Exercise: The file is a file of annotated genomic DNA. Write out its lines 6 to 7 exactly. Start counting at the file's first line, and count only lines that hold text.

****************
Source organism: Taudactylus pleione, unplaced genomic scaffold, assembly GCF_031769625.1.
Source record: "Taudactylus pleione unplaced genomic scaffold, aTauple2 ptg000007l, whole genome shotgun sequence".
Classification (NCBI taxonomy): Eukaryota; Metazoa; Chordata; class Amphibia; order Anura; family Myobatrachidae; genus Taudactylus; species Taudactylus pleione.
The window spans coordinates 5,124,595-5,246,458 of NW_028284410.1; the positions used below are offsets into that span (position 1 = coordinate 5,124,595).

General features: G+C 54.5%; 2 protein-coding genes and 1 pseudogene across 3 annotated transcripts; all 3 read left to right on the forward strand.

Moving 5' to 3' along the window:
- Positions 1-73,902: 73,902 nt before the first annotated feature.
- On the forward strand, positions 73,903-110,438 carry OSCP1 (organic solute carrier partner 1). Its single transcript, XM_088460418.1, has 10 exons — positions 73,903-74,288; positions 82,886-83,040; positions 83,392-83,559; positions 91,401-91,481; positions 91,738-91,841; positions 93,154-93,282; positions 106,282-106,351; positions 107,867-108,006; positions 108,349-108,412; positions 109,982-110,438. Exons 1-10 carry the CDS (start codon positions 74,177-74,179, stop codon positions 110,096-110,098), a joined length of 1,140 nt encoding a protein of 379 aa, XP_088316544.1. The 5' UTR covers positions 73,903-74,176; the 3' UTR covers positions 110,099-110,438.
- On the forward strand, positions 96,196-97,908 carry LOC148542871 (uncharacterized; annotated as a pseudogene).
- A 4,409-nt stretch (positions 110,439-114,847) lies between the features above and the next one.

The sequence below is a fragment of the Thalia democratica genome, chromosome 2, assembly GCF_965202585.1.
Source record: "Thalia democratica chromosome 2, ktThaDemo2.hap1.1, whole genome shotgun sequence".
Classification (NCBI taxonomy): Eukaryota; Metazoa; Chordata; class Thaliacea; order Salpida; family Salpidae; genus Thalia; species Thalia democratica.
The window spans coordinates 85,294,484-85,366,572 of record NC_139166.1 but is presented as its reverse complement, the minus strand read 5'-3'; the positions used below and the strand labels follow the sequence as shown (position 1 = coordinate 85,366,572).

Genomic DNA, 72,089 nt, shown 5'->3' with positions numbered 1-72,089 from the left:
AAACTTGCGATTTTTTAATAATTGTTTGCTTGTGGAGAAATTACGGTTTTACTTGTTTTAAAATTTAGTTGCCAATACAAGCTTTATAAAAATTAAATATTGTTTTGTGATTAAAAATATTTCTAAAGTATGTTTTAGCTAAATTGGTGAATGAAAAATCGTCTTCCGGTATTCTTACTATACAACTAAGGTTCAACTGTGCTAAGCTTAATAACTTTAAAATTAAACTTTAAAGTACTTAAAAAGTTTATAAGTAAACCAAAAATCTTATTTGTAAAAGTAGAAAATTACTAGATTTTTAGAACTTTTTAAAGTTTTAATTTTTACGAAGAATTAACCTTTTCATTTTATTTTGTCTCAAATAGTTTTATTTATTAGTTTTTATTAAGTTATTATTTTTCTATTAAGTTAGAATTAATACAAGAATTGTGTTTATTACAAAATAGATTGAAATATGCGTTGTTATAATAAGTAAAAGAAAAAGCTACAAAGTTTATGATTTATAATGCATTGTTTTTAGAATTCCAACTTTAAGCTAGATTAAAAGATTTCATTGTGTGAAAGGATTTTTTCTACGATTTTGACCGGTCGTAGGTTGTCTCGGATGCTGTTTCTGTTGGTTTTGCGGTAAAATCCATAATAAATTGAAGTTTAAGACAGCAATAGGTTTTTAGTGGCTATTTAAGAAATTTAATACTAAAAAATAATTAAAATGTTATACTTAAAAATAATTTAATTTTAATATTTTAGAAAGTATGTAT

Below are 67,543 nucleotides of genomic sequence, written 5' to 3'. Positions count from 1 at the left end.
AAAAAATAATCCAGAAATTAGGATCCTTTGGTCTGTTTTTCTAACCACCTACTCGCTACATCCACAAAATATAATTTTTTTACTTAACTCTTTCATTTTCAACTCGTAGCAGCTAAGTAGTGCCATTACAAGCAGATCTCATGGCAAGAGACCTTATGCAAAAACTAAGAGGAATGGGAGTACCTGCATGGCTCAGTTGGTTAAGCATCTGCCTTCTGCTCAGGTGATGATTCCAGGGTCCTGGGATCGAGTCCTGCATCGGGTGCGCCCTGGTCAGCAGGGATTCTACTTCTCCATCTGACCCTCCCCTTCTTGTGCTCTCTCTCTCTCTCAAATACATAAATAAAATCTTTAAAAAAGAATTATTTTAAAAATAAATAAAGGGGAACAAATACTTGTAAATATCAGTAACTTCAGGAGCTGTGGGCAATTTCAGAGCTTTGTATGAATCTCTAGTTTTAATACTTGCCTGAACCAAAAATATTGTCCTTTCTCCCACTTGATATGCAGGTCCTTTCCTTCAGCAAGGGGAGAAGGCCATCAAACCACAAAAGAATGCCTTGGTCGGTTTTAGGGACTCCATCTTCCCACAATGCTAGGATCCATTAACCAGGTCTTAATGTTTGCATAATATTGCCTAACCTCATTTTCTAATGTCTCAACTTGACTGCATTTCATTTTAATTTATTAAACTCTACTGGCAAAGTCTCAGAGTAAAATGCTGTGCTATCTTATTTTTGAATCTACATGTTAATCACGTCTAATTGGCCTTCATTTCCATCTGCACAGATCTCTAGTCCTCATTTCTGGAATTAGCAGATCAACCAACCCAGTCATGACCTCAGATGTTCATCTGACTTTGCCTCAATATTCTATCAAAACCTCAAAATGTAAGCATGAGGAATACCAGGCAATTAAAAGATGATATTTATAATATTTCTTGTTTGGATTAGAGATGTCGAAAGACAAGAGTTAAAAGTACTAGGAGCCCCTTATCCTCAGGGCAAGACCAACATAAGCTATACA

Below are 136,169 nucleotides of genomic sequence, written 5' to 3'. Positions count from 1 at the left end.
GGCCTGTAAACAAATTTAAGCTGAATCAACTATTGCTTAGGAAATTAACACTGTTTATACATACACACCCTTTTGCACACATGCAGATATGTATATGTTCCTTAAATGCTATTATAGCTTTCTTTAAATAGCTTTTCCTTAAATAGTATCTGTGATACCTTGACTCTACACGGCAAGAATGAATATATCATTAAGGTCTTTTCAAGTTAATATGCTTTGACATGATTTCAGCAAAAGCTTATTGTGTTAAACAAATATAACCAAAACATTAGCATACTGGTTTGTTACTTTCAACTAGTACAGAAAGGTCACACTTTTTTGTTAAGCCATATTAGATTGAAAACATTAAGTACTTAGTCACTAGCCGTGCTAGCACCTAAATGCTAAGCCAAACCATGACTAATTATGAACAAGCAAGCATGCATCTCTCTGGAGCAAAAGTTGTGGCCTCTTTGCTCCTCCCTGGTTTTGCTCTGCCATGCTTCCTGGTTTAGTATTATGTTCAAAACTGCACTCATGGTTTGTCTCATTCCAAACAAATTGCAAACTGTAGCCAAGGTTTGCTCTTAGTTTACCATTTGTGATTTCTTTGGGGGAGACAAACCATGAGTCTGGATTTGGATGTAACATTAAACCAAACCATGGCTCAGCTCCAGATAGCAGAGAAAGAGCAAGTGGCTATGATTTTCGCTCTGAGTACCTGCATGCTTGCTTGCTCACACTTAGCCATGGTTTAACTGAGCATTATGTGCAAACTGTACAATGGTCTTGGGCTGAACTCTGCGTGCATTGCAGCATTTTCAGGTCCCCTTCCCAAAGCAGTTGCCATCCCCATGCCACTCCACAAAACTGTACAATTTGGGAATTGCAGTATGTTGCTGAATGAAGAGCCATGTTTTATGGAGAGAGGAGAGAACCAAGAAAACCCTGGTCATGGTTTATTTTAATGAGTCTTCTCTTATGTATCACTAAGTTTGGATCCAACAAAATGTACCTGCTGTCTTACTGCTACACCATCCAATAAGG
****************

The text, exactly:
Moving 5' to 3' along the window:
- Positions 1-73,902: 73,902 nt before the first annotated feature.